This letter is getting a little long so I’m gonna skip Mize’s other lies, save one — “Obamacare.” I’m a healthy, single, self employed, middle-aged man, I pay more than $300 per month for a $5K-deductible policy that doesn’t cover squat. I like health care reform … I still wish there was a public option … but grateful I can now be insured regardless of pre-existing conditions. I still can’t stand my greedy insurance company, and big pharma sucks! Health care in America has been badly broken for way too long. “Obamacare” is a small step in the right direction.

Finally, to answer Forrest directly: I’m not sure I can say I “like” Obama … or any politician. I don’t like that he extended the Bush tax cuts, escalated the war in Afghanistan, he’s caved to the right too many times, spent too much on war, he’s been too cautious and forgiving of big corporations and Wall Street (appointing Monsanto’s Randy Alexander to No. 2 spot in the FDA, and signing for permanent detention really pissed me off) yet I shudder to think how it would be had the old fella and the ditzy Alaskan gotten in.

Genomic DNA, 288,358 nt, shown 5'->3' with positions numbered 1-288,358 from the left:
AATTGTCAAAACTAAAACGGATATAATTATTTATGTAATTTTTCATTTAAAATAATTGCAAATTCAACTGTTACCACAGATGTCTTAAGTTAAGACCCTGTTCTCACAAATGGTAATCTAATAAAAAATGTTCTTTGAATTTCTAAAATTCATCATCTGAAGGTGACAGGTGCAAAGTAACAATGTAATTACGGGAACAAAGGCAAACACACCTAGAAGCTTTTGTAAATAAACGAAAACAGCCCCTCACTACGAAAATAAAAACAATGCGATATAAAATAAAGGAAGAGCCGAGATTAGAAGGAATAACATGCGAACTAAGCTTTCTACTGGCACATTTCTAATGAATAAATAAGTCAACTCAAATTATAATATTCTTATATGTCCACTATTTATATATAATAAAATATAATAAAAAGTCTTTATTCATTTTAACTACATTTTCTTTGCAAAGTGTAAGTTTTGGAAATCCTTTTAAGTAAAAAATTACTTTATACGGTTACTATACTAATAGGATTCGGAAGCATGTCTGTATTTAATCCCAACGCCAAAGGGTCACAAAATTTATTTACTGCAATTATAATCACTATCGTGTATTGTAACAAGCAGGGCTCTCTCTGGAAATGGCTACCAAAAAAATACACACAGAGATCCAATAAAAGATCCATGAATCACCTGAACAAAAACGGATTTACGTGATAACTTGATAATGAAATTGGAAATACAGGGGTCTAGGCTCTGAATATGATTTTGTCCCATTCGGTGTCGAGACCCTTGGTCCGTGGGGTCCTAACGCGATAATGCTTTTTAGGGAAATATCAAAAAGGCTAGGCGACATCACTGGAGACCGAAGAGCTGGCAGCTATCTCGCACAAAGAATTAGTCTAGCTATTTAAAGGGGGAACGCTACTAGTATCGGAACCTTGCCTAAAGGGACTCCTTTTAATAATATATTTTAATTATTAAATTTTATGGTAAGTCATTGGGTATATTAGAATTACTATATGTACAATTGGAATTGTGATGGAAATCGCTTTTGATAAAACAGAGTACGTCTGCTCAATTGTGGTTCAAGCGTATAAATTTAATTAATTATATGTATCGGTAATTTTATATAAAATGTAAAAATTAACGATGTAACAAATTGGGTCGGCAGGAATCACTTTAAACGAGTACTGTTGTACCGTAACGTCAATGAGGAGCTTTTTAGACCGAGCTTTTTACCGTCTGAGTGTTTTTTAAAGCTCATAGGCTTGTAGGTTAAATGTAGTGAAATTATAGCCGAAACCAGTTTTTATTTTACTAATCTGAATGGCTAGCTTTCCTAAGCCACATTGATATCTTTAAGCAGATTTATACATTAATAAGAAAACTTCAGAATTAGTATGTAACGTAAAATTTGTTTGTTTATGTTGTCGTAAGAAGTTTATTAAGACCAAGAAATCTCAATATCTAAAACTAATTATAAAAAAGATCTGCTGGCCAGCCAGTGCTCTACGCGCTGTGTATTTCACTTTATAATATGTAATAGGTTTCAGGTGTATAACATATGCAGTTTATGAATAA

And finally: Forrest, if you want to be upset with somebody for screwing up your country … their names are George, Dick, Donald and, currently, John Boehner so go ahead and cast your vote for “The Mullatto Messiah” because the options on your side are, again, far worse.

Chris Jensen

Do you see what I see?

Thank you for running this! (“The sky is falling,” Cover, 2/2)

You have no idea how much this means. I’ve been spouting off about this “situation” since November 2011, when I experienced firsthand a local “spray day” and subsequently became very ill. I started photo-documenting it every time I noticed unusual trails in the sky. You just validated my concerns, and now the people I have been talking to will finally realize that this does need attention and that we have no real information who is spraying. (I have photos clearly showing these are NOT all commercial jets.)

Thank you again for keeping journalism free, alive, and most of all … UNAFRAID!!!


Meet Howard, a vocal reader

Kilea’s article on DUI checkpoints and unlicensed drivers is very good. (news, 2/2)